OTI to FCC: Broadband is Not Reaching All Americans

Blog Post
Sept. 19, 2018

On Monday, OTI submitted comments to the Federal Communications Commission (FCC) giving feedback on the state of broadband deployment and access in the United States. The FCC is annually required to review whether “advanced telecommunications capability,” which includes high-speed broadband defined at 25 Megabits per second download/ 3 Megabits per second upload speeds, is being deployed to all Americans in a “reasonable and timely fashion.” OTI believes that high-speed broadband is not being deployed to all Americans, as evidenced by the country’s longstanding and persistent digital divide. If the FCC finds that this “reasonable and timely” requirement is not being met, federal law requires the Commission “take immediate action to accelerate deployment of such capability by removing barriers to infrastructure investment and by promoting competition in the telecommunications market.”

OTI submitted a wide range of recommendations to how the FCC conducts this annual review, including better data collection practices, increasing the benchmark for what the FCC considers “high-speed broadband,” and reiterating arguments from last year’s report that mobile broadband is not a substitute for fixed broadband.

First, the FCC must collect better data. The FCC currently relies on industry self-reported data from the FCC’s Form 477, which is known to overstate broadband deployment. Under Form 477’s flawed methodology, internet service providers (ISPs) “serve” an entire census block if they provide service to one address in that block, even if a large majority of households in that census block do not have access to broadband at those throughput speeds. Further, ISPs need only disclose possible speeds, not the actual speeds their customers experience. Additionally, there is no federal data on the price of broadband service. The FCC should expand its data collection program to include these important metrics.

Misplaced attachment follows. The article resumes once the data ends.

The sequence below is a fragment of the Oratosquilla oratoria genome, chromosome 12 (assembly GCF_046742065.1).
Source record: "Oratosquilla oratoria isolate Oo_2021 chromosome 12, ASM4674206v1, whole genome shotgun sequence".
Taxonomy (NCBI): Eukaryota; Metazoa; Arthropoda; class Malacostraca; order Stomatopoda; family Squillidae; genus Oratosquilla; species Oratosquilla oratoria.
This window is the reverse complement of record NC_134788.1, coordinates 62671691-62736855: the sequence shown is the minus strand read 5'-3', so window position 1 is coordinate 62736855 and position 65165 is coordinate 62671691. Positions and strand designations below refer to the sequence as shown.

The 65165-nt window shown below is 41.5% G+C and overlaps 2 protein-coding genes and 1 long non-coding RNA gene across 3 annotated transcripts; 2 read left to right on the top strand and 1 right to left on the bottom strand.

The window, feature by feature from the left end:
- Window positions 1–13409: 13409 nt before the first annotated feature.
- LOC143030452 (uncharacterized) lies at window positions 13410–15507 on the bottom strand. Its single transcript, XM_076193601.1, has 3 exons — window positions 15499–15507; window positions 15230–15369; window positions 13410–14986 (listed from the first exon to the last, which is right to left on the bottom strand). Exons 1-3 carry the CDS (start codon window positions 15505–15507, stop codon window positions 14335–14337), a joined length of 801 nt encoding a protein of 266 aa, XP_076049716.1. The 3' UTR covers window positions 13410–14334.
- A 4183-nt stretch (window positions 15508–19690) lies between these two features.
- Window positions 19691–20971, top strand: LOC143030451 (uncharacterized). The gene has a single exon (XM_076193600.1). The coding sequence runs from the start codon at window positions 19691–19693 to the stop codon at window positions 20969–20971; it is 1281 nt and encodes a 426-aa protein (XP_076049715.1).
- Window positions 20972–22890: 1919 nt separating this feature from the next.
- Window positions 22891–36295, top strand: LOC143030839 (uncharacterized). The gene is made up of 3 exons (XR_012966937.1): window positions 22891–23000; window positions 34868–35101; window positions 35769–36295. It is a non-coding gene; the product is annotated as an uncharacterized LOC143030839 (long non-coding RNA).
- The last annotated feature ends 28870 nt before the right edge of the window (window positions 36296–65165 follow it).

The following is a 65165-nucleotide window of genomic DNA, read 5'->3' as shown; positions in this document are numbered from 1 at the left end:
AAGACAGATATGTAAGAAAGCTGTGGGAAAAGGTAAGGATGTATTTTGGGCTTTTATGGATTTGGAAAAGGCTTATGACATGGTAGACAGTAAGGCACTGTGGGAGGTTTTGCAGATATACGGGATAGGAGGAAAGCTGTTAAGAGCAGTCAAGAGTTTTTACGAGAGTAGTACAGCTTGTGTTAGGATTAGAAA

Second, the FCC should reconsider its year-over-year approach to measuring broadband deployment. A year-over-year comparison will become a self-fulfilling prophecy as broadband providers are always investing in their networks. However, if the FCC does choose to continue its year-over-year review of progress, OTI urges the FCC to adopt clear parameters for how it is defining progress under Section 706.

Third, the FCC should not deem one provider as sufficient competition for “reasonable and timely” deployment. Last year, the FCC measured broadband deployment by taking the summation of populations across all census blocks with at least one Broadband Internet Access Service (BIAS) provider. This method is flawed, and provides a distorted picture of broadband availability considering the importance of competition in promoting broadband deployment. The FCC should examine the number of Americans with one, two, and three or more high-speed broadband providers, similar to what it has done in recent reports.